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The world is fully capable of significantly reducing harmful emissions and limiting the ramifications of the escalating climate crisis.

We just need to commit to doing so – and fast.

That's the message from the latest report published by the Intergovernmental Panel on Climate Change (IPCC), a United Nations-backed body tasked with reviewing the science around climate change. The assessment report (available here) is wide-ranging and comprehensive, offering a detailed look at where things stand, what might happen, and how humans can take action to mitigate the worst outcomes.

"We have options in all sectors to at least halve emissions by 2030," the IPCC said in a news release.

Related: U of M study: Minnesota winters could be 11 degrees warmer by 2100

Central to the panel's conclusion is the increasing availability and effectiveness of new, climate-friendly technologies. The cost of solar and wind energy has dropped 85% in the past decade, according to the report, as has the cost of batteries. 

“Having the right policies, infrastructure and technology in place to enable changes to our lifestyles and behavior can result in a 40-70% reduction in greenhouse gas emissions by 2050. This offers significant untapped potential,” said IPCC Working Group III Co-Chair Priyadarshi Shukla in the release. “The evidence also shows that these lifestyle changes can improve our health and wellbeing.”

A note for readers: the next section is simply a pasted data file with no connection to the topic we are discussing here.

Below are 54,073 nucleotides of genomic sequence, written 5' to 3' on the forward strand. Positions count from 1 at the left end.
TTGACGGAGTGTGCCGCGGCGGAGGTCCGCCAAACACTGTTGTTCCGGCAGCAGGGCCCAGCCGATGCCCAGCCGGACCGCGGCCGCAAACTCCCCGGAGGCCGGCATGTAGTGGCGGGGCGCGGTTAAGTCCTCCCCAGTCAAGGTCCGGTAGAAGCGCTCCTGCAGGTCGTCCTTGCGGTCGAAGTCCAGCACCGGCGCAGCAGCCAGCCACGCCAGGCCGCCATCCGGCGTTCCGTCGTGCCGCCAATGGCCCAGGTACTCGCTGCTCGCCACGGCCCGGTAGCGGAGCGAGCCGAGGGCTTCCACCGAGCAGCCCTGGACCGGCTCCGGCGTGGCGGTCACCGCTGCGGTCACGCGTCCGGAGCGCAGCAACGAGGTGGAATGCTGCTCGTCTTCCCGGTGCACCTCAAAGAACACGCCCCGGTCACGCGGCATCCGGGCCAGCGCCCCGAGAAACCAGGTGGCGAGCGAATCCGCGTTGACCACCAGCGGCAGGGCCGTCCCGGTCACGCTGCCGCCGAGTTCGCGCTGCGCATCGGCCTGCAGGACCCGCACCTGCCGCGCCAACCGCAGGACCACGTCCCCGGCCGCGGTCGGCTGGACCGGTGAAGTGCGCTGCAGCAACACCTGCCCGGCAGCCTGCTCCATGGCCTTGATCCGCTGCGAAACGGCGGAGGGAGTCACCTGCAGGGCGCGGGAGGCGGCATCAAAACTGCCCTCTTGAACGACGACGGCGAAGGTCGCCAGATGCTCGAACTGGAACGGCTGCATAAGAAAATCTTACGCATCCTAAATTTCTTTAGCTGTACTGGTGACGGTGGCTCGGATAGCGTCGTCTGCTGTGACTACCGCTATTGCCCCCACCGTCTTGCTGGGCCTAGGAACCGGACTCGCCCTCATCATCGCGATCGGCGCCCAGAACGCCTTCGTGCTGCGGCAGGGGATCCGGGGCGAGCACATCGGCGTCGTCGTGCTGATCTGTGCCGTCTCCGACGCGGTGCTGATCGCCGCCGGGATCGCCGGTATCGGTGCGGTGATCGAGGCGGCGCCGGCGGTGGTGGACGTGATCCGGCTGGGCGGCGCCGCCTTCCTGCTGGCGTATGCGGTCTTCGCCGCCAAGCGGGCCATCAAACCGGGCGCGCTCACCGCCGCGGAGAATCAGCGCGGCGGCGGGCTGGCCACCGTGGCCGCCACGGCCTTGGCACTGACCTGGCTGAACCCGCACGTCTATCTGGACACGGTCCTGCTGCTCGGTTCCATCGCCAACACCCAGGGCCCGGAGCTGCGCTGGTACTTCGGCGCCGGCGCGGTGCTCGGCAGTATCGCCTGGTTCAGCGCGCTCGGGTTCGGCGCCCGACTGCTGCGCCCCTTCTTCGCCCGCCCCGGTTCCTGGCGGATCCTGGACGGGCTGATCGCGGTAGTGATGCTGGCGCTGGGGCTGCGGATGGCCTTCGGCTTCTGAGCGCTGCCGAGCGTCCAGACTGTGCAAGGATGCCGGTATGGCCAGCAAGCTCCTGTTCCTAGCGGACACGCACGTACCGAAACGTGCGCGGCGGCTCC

Deploying this climate-friendlier technology in a wide scale could help tip the balance in humanity's favor. That means hitting peak greenhouse gas emissions by 2025, then aiming for net zero emissions — at which point the global temperature will begin to stabilize.

If we can reach net zero by the early 2050s, the temperature increase will be limited to about 2.7 degrees Fahrenheit, a figure that significantly reduces the risk of experiencing the worst climate-related disasters.

But getting to that 2.7-degree threshold requires "immediate and deep emissions reductions across all sectors," the news release says. Which in itself necessitates a concerted, deliberate effort on the part of governments and industries — building on the increasing number of energy efficiency, deforestation renewable energy advances implemented over the past decade.

Related [Feb. 25]: Zero-waste Tare Market set to open second Twin Cities location

“We are at a crossroads. The decisions we make now can secure a liveable future. We have the tools and know-how required to limit warming,” said IPCC Chair Hoesung Lee. 

“I am encouraged by climate action being taken in many countries. There are policies, regulations and market instruments that are proving effective. If these are scaled up and applied more widely and equitably, they can support deep emissions reductions and stimulate innovation.”

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